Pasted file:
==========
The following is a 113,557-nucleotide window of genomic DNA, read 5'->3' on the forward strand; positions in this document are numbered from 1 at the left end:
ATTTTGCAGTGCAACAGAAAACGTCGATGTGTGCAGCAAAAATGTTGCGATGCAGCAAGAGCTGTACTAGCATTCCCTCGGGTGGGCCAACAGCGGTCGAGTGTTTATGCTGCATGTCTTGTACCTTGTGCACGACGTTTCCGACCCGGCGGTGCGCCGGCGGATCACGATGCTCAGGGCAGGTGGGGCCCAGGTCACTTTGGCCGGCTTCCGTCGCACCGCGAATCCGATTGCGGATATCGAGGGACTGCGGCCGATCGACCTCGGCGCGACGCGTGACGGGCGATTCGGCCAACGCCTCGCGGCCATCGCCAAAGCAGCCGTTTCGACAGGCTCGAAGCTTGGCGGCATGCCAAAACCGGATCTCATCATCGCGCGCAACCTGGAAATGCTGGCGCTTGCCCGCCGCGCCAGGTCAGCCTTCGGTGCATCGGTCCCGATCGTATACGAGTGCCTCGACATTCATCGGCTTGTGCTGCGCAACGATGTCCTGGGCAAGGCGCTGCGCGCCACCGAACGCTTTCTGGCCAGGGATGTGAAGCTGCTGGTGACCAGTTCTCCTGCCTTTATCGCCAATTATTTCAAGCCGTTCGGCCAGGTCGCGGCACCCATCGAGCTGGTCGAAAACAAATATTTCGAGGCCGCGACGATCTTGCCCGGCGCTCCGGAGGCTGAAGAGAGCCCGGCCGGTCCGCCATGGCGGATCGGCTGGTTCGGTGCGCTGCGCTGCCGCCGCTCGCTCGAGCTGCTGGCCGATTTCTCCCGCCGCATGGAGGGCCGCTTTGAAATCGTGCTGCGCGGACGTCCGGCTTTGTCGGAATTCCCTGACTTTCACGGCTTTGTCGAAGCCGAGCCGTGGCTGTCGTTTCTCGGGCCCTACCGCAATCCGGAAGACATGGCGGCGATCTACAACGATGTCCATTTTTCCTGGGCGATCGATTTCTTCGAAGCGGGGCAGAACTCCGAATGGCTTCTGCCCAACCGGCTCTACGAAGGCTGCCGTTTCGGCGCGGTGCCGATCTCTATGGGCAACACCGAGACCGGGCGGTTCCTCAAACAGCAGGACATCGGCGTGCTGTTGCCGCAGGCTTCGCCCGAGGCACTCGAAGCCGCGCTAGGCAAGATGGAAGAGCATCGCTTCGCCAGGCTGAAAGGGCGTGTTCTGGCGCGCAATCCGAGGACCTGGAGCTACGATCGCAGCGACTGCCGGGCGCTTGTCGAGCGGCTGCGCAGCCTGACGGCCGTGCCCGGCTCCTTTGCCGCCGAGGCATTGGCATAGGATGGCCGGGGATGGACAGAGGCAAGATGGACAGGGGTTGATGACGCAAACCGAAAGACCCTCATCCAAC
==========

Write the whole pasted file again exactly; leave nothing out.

The following is a 113,557-nucleotide window of genomic DNA, read 5'->3' on the forward strand; positions in this document are numbered from 1 at the left end:
ATTTTGCAGTGCAACAGAAAACGTCGATGTGTGCAGCAAAAATGTTGCGATGCAGCAAGAGCTGTACTAGCATTCCCTCGGGTGGGCCAACAGCGGTCGAGTGTTTATGCTGCATGTCTTGTACCTTGTGCACGACGTTTCCGACCCGGCGGTGCGCCGGCGGATCACGATGCTCAGGGCAGGTGGGGCCCAGGTCACTTTGGCCGGCTTCCGTCGCACCGCGAATCCGATTGCGGATATCGAGGGACTGCGGCCGATCGACCTCGGCGCGACGCGTGACGGGCGATTCGGCCAACGCCTCGCGGCCATCGCCAAAGCAGCCGTTTCGACAGGCTCGAAGCTTGGCGGCATGCCAAAACCGGATCTCATCATCGCGCGCAACCTGGAAATGCTGGCGCTTGCCCGCCGCGCCAGGTCAGCCTTCGGTGCATCGGTCCCGATCGTATACGAGTGCCTCGACATTCATCGGCTTGTGCTGCGCAACGATGTCCTGGGCAAGGCGCTGCGCGCCACCGAACGCTTTCTGGCCAGGGATGTGAAGCTGCTGGTGACCAGTTCTCCTGCCTTTATCGCCAATTATTTCAAGCCGTTCGGCCAGGTCGCGGCACCCATCGAGCTGGTCGAAAACAAATATTTCGAGGCCGCGACGATCTTGCCCGGCGCTCCGGAGGCTGAAGAGAGCCCGGCCGGTCCGCCATGGCGGATCGGCTGGTTCGGTGCGCTGCGCTGCCGCCGCTCGCTCGAGCTGCTGGCCGATTTCTCCCGCCGCATGGAGGGCCGCTTTGAAATCGTGCTGCGCGGACGTCCGGCTTTGTCGGAATTCCCTGACTTTCACGGCTTTGTCGAAGCCGAGCCGTGGCTGTCGTTTCTCGGGCCCTACCGCAATCCGGAAGACATGGCGGCGATCTACAACGATGTCCATTTTTCCTGGGCGATCGATTTCTTCGAAGCGGGGCAGAACTCCGAATGGCTTCTGCCCAACCGGCTCTACGAAGGCTGCCGTTTCGGCGCGGTGCCGATCTCTATGGGCAACACCGAGACCGGGCGGTTCCTCAAACAGCAGGACATCGGCGTGCTGTTGCCGCAGGCTTCGCCCGAGGCACTCGAAGCCGCGCTAGGCAAGATGGAAGAGCATCGCTTCGCCAGGCTGAAAGGGCGTGTTCTGGCGCGCAATCCGAGGACCTGGAGCTACGATCGCAGCGACTGCCGGGCGCTTGTCGAGCGGCTGCGCAGCCTGACGGCCGTGCCCGGCTCCTTTGCCGCCGAGGCATTGGCATAGGATGGCCGGGGATGGACAGAGGCAAGATGGACAGGGGTTGATGACGCAAACCGAAAGACCCTCATCCAAC